I learned a couple of things yesterday -- one that I didn't know and one that I already felt deeply in my bones. What I didn't know is apparently it's a myth that journalists don't keep booze in their desk drawers anymore...thank God! (That was just a joke, Mr. Senior Management Man, if you're reading this.) What I already knew so well -- but was reaffirmed as we started to say our cake-saturated goodbyes to 16 of my Daily News colleagues who are losing their jobs this week -- is that this place is one amazing and only occasionally dysfunctional family. We don't know whether to laugh or cry about this mess...so we've doing a lot of both.
You know, in these screwed-up times, you say "workplace" and the word that often comes next is "violence." The thing about the Daily News is that, while we do have our personality feuds and even the rare newsroom spat, when people get mad it's usually because they care so damn much about what we do here. And there's not even much of that, frankly. There's a lot more love here. When my colleagues Wendy Ruderman and Barbara Laker won their Pulitzer for exposing our corrupt police department in 2010, the rafters in our old newsroom practically melted with joy. And when someone has a problem, we rally -- check out the video challenge that Helen Ubinas organized for my editor Gar Joseph, inspired by his brave fight against brain cancer.
It is, simply put, the kind of place that people don't want to leave. Unless they're pushed out the door. We've lost a lot of people here at the Daily News over the last dozen years or so, from well over 100 people to the tiny defend-the-Alamo group we have left. Some took buyouts, some retired earlier than they'd once planned, some left journalism altogether. Now, it's tragic that these 16 people -- and also some amazing journalists who work elsewhere in this building -- are leaving under these circumstances.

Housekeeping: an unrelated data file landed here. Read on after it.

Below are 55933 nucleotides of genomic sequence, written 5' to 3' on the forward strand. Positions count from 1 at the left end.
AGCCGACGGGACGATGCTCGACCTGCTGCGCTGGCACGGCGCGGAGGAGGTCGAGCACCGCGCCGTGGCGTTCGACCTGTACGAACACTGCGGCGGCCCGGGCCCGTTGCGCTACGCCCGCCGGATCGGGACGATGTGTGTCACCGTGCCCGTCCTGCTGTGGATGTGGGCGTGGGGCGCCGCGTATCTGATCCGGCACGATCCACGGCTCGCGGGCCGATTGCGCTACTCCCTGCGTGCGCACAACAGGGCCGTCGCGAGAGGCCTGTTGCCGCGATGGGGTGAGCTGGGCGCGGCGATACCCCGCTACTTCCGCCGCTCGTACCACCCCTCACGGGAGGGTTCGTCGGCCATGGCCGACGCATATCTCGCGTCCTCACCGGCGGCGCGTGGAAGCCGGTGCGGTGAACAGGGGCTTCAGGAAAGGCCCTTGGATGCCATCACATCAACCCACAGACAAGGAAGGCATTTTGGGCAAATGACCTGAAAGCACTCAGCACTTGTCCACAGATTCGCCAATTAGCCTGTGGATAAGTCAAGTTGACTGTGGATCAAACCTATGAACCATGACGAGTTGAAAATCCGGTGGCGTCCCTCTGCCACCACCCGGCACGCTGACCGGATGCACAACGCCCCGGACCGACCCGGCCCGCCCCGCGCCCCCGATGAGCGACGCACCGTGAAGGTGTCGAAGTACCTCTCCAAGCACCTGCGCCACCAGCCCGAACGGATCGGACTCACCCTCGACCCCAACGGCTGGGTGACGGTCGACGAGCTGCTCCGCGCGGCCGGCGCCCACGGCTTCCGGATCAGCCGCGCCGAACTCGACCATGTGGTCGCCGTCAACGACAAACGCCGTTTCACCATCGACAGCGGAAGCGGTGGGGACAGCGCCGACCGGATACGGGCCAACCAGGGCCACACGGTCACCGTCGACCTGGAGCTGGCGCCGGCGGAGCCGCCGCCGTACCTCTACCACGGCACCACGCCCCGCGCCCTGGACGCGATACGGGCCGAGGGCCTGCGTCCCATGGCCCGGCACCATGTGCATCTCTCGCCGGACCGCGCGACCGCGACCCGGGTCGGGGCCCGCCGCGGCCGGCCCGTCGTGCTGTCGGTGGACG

I've heard a lot of people ask -- with an ever-shrinking business model -- what else was to be done. Fair question. I'll just say this: An organization does have to keep one eye on the bottom line, for sure, but it needs to keep the other eye on its people. And the people need to come first, or the dollars -- if they even come -- aren't worth the paper they're printed on. When folks say that American society is coming apart at the seams, this is what they're talking about.
We need to see the human beings.
There are the people walking out the door of the Daily News this week and not coming back:
A couple of these names are probably familiar bylines if you read the news online -- and a lot of them are the people who don't get any credit but do the things -- writing crazy headlines, laying out pages and just getting stuff out the door on time (or close enough to it) -- that have made the Daily News pretty much the best damn paper anywhere. I -- and I think every single person here would agree -- have so often been amazed by their talents and their dedication to this job...and we are all a bit lost right now figuring out how it's all going to get done without them. Indeed, the last few weeks since the layoffs were announced, when no one would have blamed them for calling in sick and watching Netflix all day, these folks have instead been working their butts off, hustling to crime scenes or still exposing school corruption as if this hadn't ever happened. Truly incredible.
The only people who won't miss them are all the hoodlums and the corrupt pols and cops or school officials in Philly who will be a little bit freer to do their dirty work next week. And the only silver lining is that eventually some other lucky newsroom or some other organization will reap their talents, that from the seeds that were planted here at the Daily News many flowers will eventually bloom.